Of course, Jackson is starting Palmer
October, 19, 2011
By Bill Williamson | ESPN.com
My reaction to Adam Schefter’s report that Carson Palmer will start for the Oakland Raiders on Sunday against the Kansas City Chiefs?
I wouldn’t expect anything else from Hue Jackson.
The Raiders’ rookie coach has developed a reputation for being as aggressive as they can. Coming on the heels of the blockbuster trade for Palmer on Tuesday, I knew Jackson wouldn't have Palmer sit and watch the Chiefs’ game. With the Raiders’ bye week coming up, it would be logical for Palmer, who hasn't been in an NFL program this season, to shake off some rust and start for Oakland after their break.
Logic doesn’t always win football games, great quarterbacks often do. Jackson -- who coached Palmer at USC and with the Bengals -- thinks he is still a great quarterback and he will give him the chance to play right away.
Why would the Raiders sit Palmer if they brought him in to take them to the playoffs? Would backup Kyle Boller really be a better option against the Chiefs? Boller’s confidence has to be damaged this week, knowing the Raiders didn’t have faith in him to replace Campbell. Starting him in a one-game cameo would have been awkward, at the very least.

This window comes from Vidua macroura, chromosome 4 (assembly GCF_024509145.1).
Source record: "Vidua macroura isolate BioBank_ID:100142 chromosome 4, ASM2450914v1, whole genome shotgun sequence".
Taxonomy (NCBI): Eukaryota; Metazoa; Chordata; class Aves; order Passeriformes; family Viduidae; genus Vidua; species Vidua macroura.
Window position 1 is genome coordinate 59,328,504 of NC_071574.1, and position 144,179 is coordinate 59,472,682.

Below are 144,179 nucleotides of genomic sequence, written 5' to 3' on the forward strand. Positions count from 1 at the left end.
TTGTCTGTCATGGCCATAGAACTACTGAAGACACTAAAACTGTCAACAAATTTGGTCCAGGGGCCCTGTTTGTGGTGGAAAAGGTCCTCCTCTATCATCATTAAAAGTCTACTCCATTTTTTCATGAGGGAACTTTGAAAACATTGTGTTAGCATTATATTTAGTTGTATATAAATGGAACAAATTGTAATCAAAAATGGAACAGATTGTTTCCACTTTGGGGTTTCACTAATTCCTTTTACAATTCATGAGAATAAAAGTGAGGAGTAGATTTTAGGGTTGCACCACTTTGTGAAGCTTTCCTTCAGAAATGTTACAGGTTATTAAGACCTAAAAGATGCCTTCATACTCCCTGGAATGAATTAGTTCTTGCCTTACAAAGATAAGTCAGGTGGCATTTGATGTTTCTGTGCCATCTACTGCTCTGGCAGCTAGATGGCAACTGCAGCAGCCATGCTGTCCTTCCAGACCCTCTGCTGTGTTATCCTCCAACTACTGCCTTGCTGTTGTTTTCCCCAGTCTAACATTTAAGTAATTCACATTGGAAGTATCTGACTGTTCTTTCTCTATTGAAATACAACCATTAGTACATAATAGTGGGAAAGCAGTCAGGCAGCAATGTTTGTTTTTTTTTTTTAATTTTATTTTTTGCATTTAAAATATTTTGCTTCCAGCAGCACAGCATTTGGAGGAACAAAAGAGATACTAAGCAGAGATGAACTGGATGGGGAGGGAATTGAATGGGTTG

For the second-straight game, the Raiders are pushing a new player into the starting lineup. Linebacker Aaron Curry started against the Browns after having one practice with the Raiders after he was acquired from Seattle.
Palmer will have three practice days to prepare for his first game as a member of the Raider Nation. While it will be a crash course, it shouldn’t be an impossible task. He knows Jackson’s system and he is a pro.
Watch for the Raiders to rely on the NFL’s best running game on Sunday. It’s basically the offense Oakland used when Jason Campbell was injured. Palmer will start airing it out as he gets comfortable.
The biggest risk for Palmer, who said Tuesday that he needs time to get into playing shape, is the possibility of pulling a muscle. Hamstrings have a tendency of betraying athletes who rush to the field.
In the end, though, Jackson isn’t worried about pulled hammies. He’s worried about catching the Chargers, who lead the Raiders by a half game.